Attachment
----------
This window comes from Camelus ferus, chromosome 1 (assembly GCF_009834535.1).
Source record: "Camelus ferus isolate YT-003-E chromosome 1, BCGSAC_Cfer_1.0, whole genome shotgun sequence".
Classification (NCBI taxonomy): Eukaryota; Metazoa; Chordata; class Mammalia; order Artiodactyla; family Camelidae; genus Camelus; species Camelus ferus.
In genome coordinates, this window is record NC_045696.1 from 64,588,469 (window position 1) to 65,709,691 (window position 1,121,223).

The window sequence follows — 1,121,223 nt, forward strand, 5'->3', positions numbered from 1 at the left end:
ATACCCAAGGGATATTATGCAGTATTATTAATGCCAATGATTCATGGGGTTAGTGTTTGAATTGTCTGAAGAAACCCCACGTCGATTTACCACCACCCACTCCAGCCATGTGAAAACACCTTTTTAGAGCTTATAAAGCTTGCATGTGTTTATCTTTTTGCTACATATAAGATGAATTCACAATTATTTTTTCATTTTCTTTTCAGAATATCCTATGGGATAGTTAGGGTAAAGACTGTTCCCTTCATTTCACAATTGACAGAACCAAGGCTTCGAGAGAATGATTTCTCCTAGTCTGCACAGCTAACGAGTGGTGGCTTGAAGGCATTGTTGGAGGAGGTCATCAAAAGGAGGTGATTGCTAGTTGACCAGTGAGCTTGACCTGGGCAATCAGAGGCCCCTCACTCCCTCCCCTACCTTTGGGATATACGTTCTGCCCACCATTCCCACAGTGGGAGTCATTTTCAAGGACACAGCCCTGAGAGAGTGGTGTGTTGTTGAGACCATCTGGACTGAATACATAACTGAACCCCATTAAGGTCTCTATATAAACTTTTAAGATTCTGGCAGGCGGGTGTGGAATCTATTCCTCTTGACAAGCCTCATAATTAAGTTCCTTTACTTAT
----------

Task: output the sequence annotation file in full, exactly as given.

This window comes from Camelus ferus, chromosome 1 (assembly GCF_009834535.1).
Source record: "Camelus ferus isolate YT-003-E chromosome 1, BCGSAC_Cfer_1.0, whole genome shotgun sequence".
Classification (NCBI taxonomy): Eukaryota; Metazoa; Chordata; class Mammalia; order Artiodactyla; family Camelidae; genus Camelus; species Camelus ferus.
In genome coordinates, this window is record NC_045696.1 from 64,588,469 (window position 1) to 65,709,691 (window position 1,121,223).

The window sequence follows — 1,121,223 nt, forward strand, 5'->3', positions numbered from 1 at the left end:
ATACCCAAGGGATATTATGCAGTATTATTAATGCCAATGATTCATGGGGTTAGTGTTTGAATTGTCTGAAGAAACCCCACGTCGATTTACCACCACCCACTCCAGCCATGTGAAAACACCTTTTTAGAGCTTATAAAGCTTGCATGTGTTTATCTTTTTGCTACATATAAGATGAATTCACAATTATTTTTTCATTTTCTTTTCAGAATATCCTATGGGATAGTTAGGGTAAAGACTGTTCCCTTCATTTCACAATTGACAGAACCAAGGCTTCGAGAGAATGATTTCTCCTAGTCTGCACAGCTAACGAGTGGTGGCTTGAAGGCATTGTTGGAGGAGGTCATCAAAAGGAGGTGATTGCTAGTTGACCAGTGAGCTTGACCTGGGCAATCAGAGGCCCCTCACTCCCTCCCCTACCTTTGGGATATACGTTCTGCCCACCATTCCCACAGTGGGAGTCATTTTCAAGGACACAGCCCTGAGAGAGTGGTGTGTTGTTGAGACCATCTGGACTGAATACATAACTGAACCCCATTAAGGTCTCTATATAAACTTTTAAGATTCTGGCAGGCGGGTGTGGAATCTATTCCTCTTGACAAGCCTCATAATTAAGTTCCTTTACTTAT